Green hydrogen will be the key driver in the decarbonization of cement and concrete, according to an upcoming report from Rethink Energy. But while hydrogen can replace the heavy heat needs of production, the chemically created emissions will need to be captured if these materials are ever to truly reach net zero.
As a rule, Rethink Energy has been firmly against carbon capture as a decarbonization solution across most industries. The technology has consistently been used as an excuse for the fossil fuel industry to continue with business as usual while investing in half-heated R&D into failing CCUS technologies that will never remove the full scope of a plant’s emissions.
Current flagship CCUS projects achieve far lower capture rates than the 85% figure that proponents like the IEA have suggested – the IEA has consistently overestimated the growth of CCUS capacity while underestimating renewables. The Petra Nova project in the US captures less than 40% of the flue gas from one of four coal-fired units, while the Boundary Dam project in Canada has an overall capture rate of 31%. Research from Stanford University has highlighted that in testing, current technologies achieved as little as 10.5% of CO2 removal over a 20-year period, with only 20% to 31% captured over 100 years.
Even the IEA has said that if all available solutions were to be deployed across value chains, 25% of total oil and gas methane emissions would remain unaddressed. Adding CCUS technologies to existing production techniques is also extremely costly, with premiums often outweighing those of emission-free processes.
In the steel sector, for example, the use of green hydrogen in the direct reduction of iron (DRI) followed by a renewables-powered electric arc furnace (EAF) can provide a full decarbonization approach above and beyond those suggested using existing coal-powered furnaces with speculative CCUS technologies.
However, while hydrogen, when burned, can displace some of the fossil fuel energy used in cement production, it cannot be used as an ingredient or reactant in the chemical processes required.
Behind steelmaking, cement production accounts for the second largest chunk of industrial emission across the globe – around 8% of greenhouse gas emissions. Today’s annual demand for 4.1 billion tons of cement requires constant kiln temperatures of 1,450 degrees Celsius to produce clinker – a core ingredient in modern Portland cement.
Low carbon options to generate heat at this temperature are limited; electrification of heat can only really be used for low temperature applications, and once you get to around 400 degrees Celsius both cost and technical barriers start to arise, as circuit components need to handle higher operating temperatures.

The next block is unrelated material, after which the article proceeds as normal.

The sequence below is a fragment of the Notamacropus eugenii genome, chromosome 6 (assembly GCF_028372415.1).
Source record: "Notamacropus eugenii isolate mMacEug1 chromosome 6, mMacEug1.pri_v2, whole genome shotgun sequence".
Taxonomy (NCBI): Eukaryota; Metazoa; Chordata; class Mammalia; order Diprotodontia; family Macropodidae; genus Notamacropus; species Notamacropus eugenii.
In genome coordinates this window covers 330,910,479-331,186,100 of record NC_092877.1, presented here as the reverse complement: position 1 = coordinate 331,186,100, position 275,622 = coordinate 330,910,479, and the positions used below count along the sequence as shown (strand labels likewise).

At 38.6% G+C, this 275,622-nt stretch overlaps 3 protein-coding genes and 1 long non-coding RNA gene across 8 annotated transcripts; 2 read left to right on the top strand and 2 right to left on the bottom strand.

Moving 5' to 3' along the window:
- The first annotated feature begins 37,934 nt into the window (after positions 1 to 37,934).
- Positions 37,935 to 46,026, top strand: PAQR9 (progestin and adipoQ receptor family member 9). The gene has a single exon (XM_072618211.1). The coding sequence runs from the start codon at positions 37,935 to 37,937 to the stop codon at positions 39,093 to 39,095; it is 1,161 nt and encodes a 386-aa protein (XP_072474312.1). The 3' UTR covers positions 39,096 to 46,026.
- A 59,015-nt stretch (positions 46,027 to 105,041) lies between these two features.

Operational advances in efficiency and reductions in coal consumption have already largely been implemented, resulting in an 8% reduction in emission intensity. The potential to use alternative fuels or materials like fly ash instead of clinker are limited by the decreasing availability of input materials.
There are several innovative approaches being pursued to lower its carbon intensity. One start-up is using a lower proportion of limestone in its cement, which results in fewer process and fuel emissions and also locks in additional CO2. Others are trying to reduce the temperature used to produce clinker from 1,450 degrees to 800 degrees, which would make it easier for renewable technologies like CSP to be used in production.
Over the past few years several companies and academics have been focusing on the use of hydrogen to provide the high-grade heat used in cement kilns, replacing the use of coal or natural gas. Work is ongoing on how to adapt the process to the different flame properties and heat dispersion from hydrogen combustion.
However, unless some separation and storage of CO2 is undertaken, only the CO2 produced by the coal can be avoided, which is only 36.5% of the total CO2. The calcination process of separating CO2 from the Calcium Carbonate is responsible for the remaining 63.5% of CO2 created chemically.
The process needs to be changed somewhat to make it easy for that CO2 to be syphoned off and captured. This is likely to be a much easier process than using Amines to scrub flue gases, as in coal plants, and therefore should be achievable at a relatively low cost, but as yet no-one has moved such a process to scale.
Once optimised for kiln heating, hydrogen burners can be paired with CCUS and other technologies, such as those being developed at the LEILAC project, to produce truly net zero cement and concrete.
Other techniques are also being developed for ‘Earth Friendly Concrete’ by Australian firm Wagners, which claims that it has around 70% less embodied CO2, saving 250 kilograms of CO2 per cubic meter. It is made from a binder consisting of industrial waste products, ground granulated blast furnace slag and pulverised fly ash with no Portland Cement.
Which route we end up using is primarily down to China, which uses around 57.4% of all cement, and produces around 53.7%. We believe this will be a complex series of partial outcomes, with areas with low cloud cover and high radiance trying out CSP and thermal storage for overnight 24/7 running of kilns, and in other areas, the use of hydrogen. Amid a surge of Chinese investment, however, the likely winner is hydrogen.
This will likely, however, be inspired by early pilot projects in Europe – such as initiatives from HeidelbergCement, that are already in operation in the UK – before hydrogen-ready facilities start being installed from 2024 onwards.
By 2035, clean cement produced using hydrogen will account for 32.1% of global supply, rising to 78.2% in 2050 when the sector’s total hydrogen demand will be close to 91 million tons per year, according to Rethink Energy’s upcoming hydrogen forecast.